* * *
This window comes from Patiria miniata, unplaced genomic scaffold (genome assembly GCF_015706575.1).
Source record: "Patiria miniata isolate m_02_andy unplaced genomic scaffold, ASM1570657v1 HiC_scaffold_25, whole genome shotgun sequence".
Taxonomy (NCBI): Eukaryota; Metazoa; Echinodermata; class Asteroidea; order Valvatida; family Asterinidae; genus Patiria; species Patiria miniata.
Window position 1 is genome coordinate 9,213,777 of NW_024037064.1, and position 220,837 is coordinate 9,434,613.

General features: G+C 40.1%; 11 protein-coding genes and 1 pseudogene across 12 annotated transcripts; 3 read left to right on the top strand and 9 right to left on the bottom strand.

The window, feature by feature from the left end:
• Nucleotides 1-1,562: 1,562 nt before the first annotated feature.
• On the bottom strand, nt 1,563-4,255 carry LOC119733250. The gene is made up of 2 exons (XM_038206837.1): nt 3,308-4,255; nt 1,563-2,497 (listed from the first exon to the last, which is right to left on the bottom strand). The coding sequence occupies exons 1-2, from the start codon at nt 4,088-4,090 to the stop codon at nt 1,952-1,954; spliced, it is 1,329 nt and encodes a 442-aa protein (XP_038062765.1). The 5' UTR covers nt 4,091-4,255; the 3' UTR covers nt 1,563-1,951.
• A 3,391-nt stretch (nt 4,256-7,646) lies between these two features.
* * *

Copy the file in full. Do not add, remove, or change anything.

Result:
This window comes from Patiria miniata, unplaced genomic scaffold (genome assembly GCF_015706575.1).
Source record: "Patiria miniata isolate m_02_andy unplaced genomic scaffold, ASM1570657v1 HiC_scaffold_25, whole genome shotgun sequence".
Taxonomy (NCBI): Eukaryota; Metazoa; Echinodermata; class Asteroidea; order Valvatida; family Asterinidae; genus Patiria; species Patiria miniata.
Window position 1 is genome coordinate 9,213,777 of NW_024037064.1, and position 220,837 is coordinate 9,434,613.

General features: G+C 40.1%; 11 protein-coding genes and 1 pseudogene across 12 annotated transcripts; 3 read left to right on the top strand and 9 right to left on the bottom strand.

The window, feature by feature from the left end:
• Nucleotides 1-1,562: 1,562 nt before the first annotated feature.
• On the bottom strand, nt 1,563-4,255 carry LOC119733250. The gene is made up of 2 exons (XM_038206837.1): nt 3,308-4,255; nt 1,563-2,497 (listed from the first exon to the last, which is right to left on the bottom strand). The coding sequence occupies exons 1-2, from the start codon at nt 4,088-4,090 to the stop codon at nt 1,952-1,954; spliced, it is 1,329 nt and encodes a 442-aa protein (XP_038062765.1). The 5' UTR covers nt 4,091-4,255; the 3' UTR covers nt 1,563-1,951.
• A 3,391-nt stretch (nt 4,256-7,646) lies between these two features.